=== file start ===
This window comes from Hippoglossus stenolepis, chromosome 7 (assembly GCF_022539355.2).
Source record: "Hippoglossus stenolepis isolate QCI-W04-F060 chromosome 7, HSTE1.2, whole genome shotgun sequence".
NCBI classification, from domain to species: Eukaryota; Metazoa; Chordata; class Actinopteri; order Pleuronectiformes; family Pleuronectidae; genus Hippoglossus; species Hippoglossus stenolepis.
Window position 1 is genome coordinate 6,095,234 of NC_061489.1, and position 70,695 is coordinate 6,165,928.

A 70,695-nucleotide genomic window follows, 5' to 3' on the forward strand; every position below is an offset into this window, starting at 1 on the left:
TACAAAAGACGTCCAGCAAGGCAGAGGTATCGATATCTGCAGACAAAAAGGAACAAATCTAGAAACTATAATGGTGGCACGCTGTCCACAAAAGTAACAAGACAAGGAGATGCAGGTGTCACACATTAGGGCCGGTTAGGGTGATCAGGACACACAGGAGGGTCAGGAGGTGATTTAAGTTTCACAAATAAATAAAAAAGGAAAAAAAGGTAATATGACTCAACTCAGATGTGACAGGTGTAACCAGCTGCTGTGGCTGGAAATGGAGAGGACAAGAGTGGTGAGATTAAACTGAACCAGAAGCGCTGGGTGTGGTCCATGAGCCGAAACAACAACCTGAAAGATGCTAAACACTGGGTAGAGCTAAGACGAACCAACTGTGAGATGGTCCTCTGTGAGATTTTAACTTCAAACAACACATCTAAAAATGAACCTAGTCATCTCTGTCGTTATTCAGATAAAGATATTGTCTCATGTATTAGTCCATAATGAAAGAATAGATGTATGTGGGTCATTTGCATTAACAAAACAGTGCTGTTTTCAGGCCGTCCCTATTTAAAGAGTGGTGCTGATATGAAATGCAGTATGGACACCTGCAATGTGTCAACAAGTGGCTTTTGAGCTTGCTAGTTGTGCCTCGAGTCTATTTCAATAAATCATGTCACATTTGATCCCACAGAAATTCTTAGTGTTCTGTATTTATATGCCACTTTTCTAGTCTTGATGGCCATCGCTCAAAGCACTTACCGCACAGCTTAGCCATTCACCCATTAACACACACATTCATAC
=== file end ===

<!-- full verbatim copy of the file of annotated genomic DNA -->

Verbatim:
This window comes from Hippoglossus stenolepis, chromosome 7 (assembly GCF_022539355.2).
Source record: "Hippoglossus stenolepis isolate QCI-W04-F060 chromosome 7, HSTE1.2, whole genome shotgun sequence".
NCBI classification, from domain to species: Eukaryota; Metazoa; Chordata; class Actinopteri; order Pleuronectiformes; family Pleuronectidae; genus Hippoglossus; species Hippoglossus stenolepis.
Window position 1 is genome coordinate 6,095,234 of NC_061489.1, and position 70,695 is coordinate 6,165,928.

A 70,695-nucleotide genomic window follows, 5' to 3' on the forward strand; every position below is an offset into this window, starting at 1 on the left:
TACAAAAGACGTCCAGCAAGGCAGAGGTATCGATATCTGCAGACAAAAAGGAACAAATCTAGAAACTATAATGGTGGCACGCTGTCCACAAAAGTAACAAGACAAGGAGATGCAGGTGTCACACATTAGGGCCGGTTAGGGTGATCAGGACACACAGGAGGGTCAGGAGGTGATTTAAGTTTCACAAATAAATAAAAAAGGAAAAAAAGGTAATATGACTCAACTCAGATGTGACAGGTGTAACCAGCTGCTGTGGCTGGAAATGGAGAGGACAAGAGTGGTGAGATTAAACTGAACCAGAAGCGCTGGGTGTGGTCCATGAGCCGAAACAACAACCTGAAAGATGCTAAACACTGGGTAGAGCTAAGACGAACCAACTGTGAGATGGTCCTCTGTGAGATTTTAACTTCAAACAACACATCTAAAAATGAACCTAGTCATCTCTGTCGTTATTCAGATAAAGATATTGTCTCATGTATTAGTCCATAATGAAAGAATAGATGTATGTGGGTCATTTGCATTAACAAAACAGTGCTGTTTTCAGGCCGTCCCTATTTAAAGAGTGGTGCTGATATGAAATGCAGTATGGACACCTGCAATGTGTCAACAAGTGGCTTTTGAGCTTGCTAGTTGTGCCTCGAGTCTATTTCAATAAATCATGTCACATTTGATCCCACAGAAATTCTTAGTGTTCTGTATTTATATGCCACTTTTCTAGTCTTGATGGCCATCGCTCAAAGCACTTACCGCACAGCTTAGCCATTCACCCATTAACACACACATTCATAC